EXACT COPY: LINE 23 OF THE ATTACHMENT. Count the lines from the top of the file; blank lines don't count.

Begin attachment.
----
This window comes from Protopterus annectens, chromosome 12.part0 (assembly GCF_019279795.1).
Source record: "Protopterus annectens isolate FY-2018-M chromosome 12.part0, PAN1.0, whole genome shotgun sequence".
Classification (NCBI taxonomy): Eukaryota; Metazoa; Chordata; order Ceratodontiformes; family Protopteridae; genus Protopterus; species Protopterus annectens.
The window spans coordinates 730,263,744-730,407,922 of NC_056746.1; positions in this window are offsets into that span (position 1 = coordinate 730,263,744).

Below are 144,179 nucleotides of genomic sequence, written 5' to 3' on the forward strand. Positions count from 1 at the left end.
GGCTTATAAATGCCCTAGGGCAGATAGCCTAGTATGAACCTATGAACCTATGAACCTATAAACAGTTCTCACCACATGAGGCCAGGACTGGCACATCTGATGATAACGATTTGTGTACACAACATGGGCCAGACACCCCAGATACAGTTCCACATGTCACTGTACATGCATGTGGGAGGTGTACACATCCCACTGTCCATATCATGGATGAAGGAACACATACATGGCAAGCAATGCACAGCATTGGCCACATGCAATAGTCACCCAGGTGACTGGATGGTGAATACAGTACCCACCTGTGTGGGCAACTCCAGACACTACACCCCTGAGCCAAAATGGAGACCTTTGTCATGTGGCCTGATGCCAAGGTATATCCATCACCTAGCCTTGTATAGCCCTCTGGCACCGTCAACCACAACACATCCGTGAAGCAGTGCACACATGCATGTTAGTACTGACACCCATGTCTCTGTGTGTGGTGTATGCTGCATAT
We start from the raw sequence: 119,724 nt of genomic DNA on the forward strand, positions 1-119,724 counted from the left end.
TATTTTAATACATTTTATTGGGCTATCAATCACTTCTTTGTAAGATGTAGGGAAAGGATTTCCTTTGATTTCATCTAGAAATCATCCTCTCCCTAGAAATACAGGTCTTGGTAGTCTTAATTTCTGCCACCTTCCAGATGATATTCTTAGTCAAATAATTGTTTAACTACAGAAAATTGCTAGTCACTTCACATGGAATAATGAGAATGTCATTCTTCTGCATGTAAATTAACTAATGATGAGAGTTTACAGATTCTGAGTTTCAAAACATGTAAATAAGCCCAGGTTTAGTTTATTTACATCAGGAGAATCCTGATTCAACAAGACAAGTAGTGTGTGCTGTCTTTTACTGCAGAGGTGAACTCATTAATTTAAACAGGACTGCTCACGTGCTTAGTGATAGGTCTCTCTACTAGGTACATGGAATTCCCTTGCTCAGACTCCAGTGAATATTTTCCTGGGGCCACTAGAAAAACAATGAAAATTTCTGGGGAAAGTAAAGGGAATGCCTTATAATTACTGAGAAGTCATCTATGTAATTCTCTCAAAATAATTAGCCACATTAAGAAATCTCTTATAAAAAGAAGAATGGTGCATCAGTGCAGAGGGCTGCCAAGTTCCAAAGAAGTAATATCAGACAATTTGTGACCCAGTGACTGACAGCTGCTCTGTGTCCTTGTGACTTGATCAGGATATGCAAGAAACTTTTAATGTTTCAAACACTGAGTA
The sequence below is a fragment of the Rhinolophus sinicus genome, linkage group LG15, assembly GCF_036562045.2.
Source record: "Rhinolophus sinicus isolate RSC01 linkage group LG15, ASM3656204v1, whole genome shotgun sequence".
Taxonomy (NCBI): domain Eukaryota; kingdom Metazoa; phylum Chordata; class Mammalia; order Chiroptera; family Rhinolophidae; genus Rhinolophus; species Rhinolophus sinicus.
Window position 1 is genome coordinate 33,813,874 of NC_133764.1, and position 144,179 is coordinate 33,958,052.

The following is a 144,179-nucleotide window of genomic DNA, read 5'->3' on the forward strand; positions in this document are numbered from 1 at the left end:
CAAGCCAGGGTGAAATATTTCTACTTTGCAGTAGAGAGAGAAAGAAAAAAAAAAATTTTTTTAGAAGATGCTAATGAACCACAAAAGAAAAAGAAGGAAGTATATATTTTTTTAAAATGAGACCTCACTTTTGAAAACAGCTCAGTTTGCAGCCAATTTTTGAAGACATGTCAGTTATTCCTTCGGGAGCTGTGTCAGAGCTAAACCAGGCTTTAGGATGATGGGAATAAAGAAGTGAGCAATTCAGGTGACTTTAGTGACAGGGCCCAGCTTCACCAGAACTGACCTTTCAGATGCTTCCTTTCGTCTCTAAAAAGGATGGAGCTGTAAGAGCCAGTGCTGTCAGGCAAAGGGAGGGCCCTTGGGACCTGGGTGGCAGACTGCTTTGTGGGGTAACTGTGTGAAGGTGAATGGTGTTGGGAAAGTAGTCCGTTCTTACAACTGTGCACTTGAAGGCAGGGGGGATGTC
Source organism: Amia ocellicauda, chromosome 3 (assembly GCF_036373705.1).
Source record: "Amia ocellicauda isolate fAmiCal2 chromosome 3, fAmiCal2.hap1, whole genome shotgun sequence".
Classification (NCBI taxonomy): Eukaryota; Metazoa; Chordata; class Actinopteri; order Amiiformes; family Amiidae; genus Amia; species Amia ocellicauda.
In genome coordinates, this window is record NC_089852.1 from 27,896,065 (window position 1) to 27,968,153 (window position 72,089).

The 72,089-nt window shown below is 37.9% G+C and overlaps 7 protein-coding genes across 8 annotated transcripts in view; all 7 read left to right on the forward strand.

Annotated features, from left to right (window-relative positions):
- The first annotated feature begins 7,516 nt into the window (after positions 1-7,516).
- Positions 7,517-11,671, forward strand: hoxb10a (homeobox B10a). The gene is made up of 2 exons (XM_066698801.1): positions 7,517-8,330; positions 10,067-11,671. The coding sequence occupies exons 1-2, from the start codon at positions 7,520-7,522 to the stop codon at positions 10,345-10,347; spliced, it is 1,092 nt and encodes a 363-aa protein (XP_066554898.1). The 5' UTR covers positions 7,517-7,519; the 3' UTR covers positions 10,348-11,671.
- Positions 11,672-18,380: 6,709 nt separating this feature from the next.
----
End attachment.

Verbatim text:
- Positions 11,672-18,380: 6,709 nt separating this feature from the next.